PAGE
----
My children have always noticed these little seedling plants on the woodland floor. Those enormous seed leaves always look to me like an umbrella. Its fully grown parent makes a rather good umbrella when we’ve been caught out by a sudden Summer rain storm too.
How many of my mystery plants can you name? Please leave your answers in a comment on this post. I think all of the plants I’ve chosen have featured in previous posts on my blog … complete with their flowers. I’ll post up photos of the plants with their flowers and name them all next Monday. Hopefully I’ll be able to find the Summer rain storm ‘umbrella’ to show you too 🙂
Have fun with the quiz!
J Peggy Taylor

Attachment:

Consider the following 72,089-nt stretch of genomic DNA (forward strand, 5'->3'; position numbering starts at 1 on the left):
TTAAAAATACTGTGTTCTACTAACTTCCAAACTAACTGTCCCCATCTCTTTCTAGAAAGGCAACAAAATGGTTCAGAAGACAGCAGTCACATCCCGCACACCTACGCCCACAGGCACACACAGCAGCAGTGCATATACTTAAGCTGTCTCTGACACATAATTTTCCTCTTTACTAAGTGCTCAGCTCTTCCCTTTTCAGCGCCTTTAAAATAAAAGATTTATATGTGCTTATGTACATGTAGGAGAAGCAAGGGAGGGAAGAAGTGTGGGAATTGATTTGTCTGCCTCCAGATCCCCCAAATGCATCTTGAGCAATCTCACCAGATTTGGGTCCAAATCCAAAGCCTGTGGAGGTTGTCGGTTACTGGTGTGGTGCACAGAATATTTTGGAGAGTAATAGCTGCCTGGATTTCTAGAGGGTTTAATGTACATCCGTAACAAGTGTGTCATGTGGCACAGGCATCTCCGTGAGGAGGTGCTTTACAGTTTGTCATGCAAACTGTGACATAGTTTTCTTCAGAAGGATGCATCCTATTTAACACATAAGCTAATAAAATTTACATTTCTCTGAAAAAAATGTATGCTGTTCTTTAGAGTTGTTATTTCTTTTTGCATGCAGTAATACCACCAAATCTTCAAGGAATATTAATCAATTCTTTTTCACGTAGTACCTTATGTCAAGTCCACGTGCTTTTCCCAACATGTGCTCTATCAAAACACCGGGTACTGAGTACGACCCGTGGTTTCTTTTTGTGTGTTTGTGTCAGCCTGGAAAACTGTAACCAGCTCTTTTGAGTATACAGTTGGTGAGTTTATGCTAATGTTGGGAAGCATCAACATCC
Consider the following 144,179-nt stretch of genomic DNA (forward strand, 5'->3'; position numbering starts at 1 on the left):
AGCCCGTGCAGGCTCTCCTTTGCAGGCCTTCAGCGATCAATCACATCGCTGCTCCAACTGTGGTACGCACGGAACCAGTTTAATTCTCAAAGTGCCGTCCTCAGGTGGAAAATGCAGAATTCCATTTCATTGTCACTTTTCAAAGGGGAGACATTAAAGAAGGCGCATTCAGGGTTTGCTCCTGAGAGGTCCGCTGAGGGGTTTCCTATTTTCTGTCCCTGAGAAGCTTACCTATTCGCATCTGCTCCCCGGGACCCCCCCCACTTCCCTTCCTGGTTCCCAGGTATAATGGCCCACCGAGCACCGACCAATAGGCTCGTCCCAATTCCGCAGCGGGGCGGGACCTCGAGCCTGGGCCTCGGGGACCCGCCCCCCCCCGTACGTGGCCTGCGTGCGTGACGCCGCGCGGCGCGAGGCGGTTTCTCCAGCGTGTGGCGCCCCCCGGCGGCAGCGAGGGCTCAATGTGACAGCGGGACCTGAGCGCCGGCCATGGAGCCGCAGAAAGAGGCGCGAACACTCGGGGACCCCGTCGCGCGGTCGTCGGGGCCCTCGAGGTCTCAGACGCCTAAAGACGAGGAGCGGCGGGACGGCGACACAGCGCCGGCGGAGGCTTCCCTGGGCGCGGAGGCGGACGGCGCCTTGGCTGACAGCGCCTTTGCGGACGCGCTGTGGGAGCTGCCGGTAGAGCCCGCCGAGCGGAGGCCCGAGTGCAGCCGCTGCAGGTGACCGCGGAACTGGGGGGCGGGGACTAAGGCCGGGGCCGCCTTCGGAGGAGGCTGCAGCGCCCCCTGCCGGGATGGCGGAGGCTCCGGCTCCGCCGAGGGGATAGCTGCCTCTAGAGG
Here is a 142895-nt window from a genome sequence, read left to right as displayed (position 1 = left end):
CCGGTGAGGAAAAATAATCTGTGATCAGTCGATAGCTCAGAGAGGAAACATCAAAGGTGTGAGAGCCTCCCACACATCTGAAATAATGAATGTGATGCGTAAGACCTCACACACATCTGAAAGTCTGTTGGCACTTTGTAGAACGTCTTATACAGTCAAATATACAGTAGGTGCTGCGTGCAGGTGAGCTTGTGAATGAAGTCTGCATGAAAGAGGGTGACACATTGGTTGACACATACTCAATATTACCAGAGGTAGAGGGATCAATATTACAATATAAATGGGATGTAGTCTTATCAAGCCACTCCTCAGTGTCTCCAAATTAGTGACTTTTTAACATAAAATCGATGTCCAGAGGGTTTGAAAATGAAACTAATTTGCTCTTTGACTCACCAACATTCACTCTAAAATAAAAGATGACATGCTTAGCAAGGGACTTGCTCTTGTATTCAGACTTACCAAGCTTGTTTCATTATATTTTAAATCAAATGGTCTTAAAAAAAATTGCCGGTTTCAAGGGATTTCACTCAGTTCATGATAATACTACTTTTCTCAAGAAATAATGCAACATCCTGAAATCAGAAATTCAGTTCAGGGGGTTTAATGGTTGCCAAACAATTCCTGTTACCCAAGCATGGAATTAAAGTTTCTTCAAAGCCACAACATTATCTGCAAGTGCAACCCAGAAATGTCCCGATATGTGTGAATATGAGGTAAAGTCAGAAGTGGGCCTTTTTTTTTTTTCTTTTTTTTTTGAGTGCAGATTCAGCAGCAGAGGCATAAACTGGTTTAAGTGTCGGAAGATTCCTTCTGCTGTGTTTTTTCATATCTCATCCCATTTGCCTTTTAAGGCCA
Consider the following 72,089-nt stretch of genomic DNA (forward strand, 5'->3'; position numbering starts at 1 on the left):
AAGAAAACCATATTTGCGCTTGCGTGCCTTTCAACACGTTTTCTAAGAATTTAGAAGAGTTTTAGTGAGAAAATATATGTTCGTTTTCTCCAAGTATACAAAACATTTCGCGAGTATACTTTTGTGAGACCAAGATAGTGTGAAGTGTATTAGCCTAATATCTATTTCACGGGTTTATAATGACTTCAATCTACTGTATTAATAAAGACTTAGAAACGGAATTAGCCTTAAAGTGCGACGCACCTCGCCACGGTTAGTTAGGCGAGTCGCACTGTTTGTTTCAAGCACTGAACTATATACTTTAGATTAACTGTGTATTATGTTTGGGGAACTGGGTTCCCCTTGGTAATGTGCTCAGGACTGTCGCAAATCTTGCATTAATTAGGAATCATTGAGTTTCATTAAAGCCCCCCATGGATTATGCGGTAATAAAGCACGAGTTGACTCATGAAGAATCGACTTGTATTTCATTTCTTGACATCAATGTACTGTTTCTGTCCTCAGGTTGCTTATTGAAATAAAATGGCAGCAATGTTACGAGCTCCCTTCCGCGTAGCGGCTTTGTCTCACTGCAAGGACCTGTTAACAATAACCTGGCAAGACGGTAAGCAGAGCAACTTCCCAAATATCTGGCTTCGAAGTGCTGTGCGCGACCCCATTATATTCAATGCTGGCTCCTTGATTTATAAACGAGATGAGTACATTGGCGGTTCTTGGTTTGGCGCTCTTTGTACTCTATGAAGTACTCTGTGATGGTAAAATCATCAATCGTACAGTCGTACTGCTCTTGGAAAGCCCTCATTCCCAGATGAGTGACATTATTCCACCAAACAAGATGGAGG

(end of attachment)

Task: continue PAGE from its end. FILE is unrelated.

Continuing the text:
In my deep dark wood I love to roam
among the trees around my home.
It’s so refreshing, mind restoring.
There’s much to see – it’s never boring.
Please raise a toast to Yorkshire Tea’s
campaign to plant a million trees!
Let’s drink more tea, then we can grow
a lot more trees for the Gruffalo!
“Who is this Gruffalo?” you say.
I’ll introduce him, if I may.
We first met the Gruffalo when our boys were very young. First, we found him lurking in the library picture book boxes. Then, as we grew to love him, the Gruffalo came to stay on our own bookshelves and was soon joined by an audio recording of the book, read by actress, Imelda Staunton, and then subsequently along came The Gruffalo’s Child too. Our boys loved these picture books. They’re wonderfully written by Julia Donaldson, with the text in rhyming couplets that just begs to be read aloud. Axel Scheffler’s fabulous illustrations truly bring the books to life.
Now, the Gruffalo has joined the Woodland Trust and teamed up with Yorkshire Tea to support his beleaguered woodland habitat. Schoolchildren are helping with tree-planting not only here in the UK but also in Kenya, where some of Yorkshire Tea’s tea is grown. One million more trees are to be planted by 2020.